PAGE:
Patients with serious mental illness were more open to starting treatment using a mobile health (mHealth) app than to attending traditional sessions at a clinic in a randomized controlled trial.
In addition, patients who used the mHealth app experienced reductions in symptoms comparable to those experienced by their peers who attended group therapy sessions.
"It is now time to try and integrate this approach into real-world practice," Dror Ben-Zeev, PhD, professor of psychiatry and behavioral sciences and director of the mHealth for Mental Health Program at the University of Washington in Seattle, told Medscape Medical News.
The study was published online May 25 in Psychiatric Services.
The study included 163 patients with long-standing, serious mental illnesses, including schizophrenia or schizoaffective disorder (49%), bipolar disorder, (28%) and major depressive disorder (23%). The mean age of the patients was 49 years, 59% were men, and 65% were African American.
Eighty-one participants were randomly allocated to receive the Wellness Recovery Action Plan (WRAP), a widely used clinic-based group intervention; 82 received the FOCUS evidence-based smartphone-delivered intervention.
The FOCUS system includes daily self-assessment prompts and on-demand functions that can be accessed anytime. Self-management content targets five broad domains: voices, which involves coping with auditory hallucinations via cognitive restructuring, distraction, and guided hypothesis testing; mood, which involves managing depression and anxiety with behavioral activation, relaxation techniques, and supportive content; sleep, which involves sleep hygiene, relaxation, and health and wellness psychoeducation; social functioning, which involves cognitive restructuring of persecutory ideation, anger management, activity scheduling, and skills training; and medication, which involves behavioral tailoring and receiving reminders.
The FOCUS content can be accessed as either brief video or audio clips or through sequences of digital screens with written material coupled with images. FOCUS users' responses to daily self-assessments are displayed on a digital dashboard. Users receive brief weekly calls from an mHealth support specialist who helps with all technical and clinical aspects of the intervention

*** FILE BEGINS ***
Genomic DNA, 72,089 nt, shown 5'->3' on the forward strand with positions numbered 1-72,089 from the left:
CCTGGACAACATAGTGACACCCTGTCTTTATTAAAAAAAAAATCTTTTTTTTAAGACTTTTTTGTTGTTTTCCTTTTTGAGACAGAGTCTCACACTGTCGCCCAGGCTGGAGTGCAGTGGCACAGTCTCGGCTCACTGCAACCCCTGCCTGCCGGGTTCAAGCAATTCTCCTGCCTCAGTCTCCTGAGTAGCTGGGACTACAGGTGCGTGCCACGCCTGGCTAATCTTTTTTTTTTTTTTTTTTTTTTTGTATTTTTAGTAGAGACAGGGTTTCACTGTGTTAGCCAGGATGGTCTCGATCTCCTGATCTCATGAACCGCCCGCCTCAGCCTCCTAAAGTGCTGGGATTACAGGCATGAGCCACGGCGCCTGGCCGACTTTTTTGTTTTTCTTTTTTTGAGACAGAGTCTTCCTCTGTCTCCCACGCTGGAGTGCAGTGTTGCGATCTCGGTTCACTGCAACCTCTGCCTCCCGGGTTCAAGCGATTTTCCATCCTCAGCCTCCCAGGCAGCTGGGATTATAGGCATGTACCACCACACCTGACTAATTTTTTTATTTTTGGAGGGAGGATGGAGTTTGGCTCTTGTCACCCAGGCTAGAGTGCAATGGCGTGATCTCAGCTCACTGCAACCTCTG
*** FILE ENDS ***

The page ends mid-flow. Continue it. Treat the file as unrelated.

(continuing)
Outcomes for the study were engagement in treatment throughout the 12-week intervention period; satisfaction 3 months after the intervention; and improvement in clinical symptoms, recovery, and quality of life, assessed at baseline and 3 and 6 months after treatment.
Patients who used the FOCUS mHealth tool were more likely than those assigned to WRAP clinic sessions to start treatment (90% vs 58%; P < .001) and to remain fully engaged in treatment for at least 8 weeks (56% vs 40%; P = .03).
With the FOCUS mobile app, patients were exposed to treatment content more often and over a longer period than with clinic-based sessions, the authors note.
Patients in both groups experienced "significant and comparable" reductions in general psychopathology (assessed with the Symptom Checklist–9) and depression (assessed with the Beck Depression Inventory, Second Edition). Significant improvements in recovery, as determined on the basis of scores on the Recovery Assessment Scale, were seen for the WRAP group at the end of treatment (3 months) and in the FOCUS group at 6-month follow-up.
Both groups reported equally high satisfaction ratings for FOCUS and WRAP. Patients in both groups reported that it was enjoyable and interactive and helped them feel better, the authors report.
Psychiatrists on Board
These findings "support the notion that mHealth can play an important role in 21st century mental health care," the authors write.
Ben-Zeev led the research team that developed the FOCUS smartphone mobile app.
"The app was developed through research dollars and until now was only available through involvement in our studies. We are looking to change that and have it broadly available. We may do that through the University of Washington Department of Psychiatry and Behavioral Sciences," he told Medscape Medical News.
The findings of this study are "consistent with the literature on digital tools for mental health," Adam C. Powell, PhD, president of Payer+Provider Syndicate, a Boston, Massachusetts–based consulting firm specializing in operational challenges faced by health insurance companies and hospitals, told Medscape Medical News.
"Prior researchers have repeatedly shown that digital therapies are an efficacious means of improving mental well-being," said Powell, adding, "Digital tools for mental health are in active use by clinicians today.
"While the FOCUS app performed well in the study, it is possible that its benefits would be even greater in real-world use," said Powell. "Outside the context of a trial, it might be possible to encourage people that did not commence a live intervention to consider a digital intervention as an alternative. In real-world use, it might be possible to assign people that identify as unlikely to engage with a digital tool, or that become disengaged with the tool to the live intervention," said Powell.
The study was supported by the Patient-Centered Outcomes Research Institute. Dr Ben-Zeev has an intervention content licensing and consulting agreement with Pear Therapeutics. Dr Powell has disclosed no relevant financial relationships.
Psychiatr Serv. Published online May 25, 2018. Abstract
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Cite this: Mobile Health App Effective for Serious Mental Illness - Medscape - Jun 01, 2018.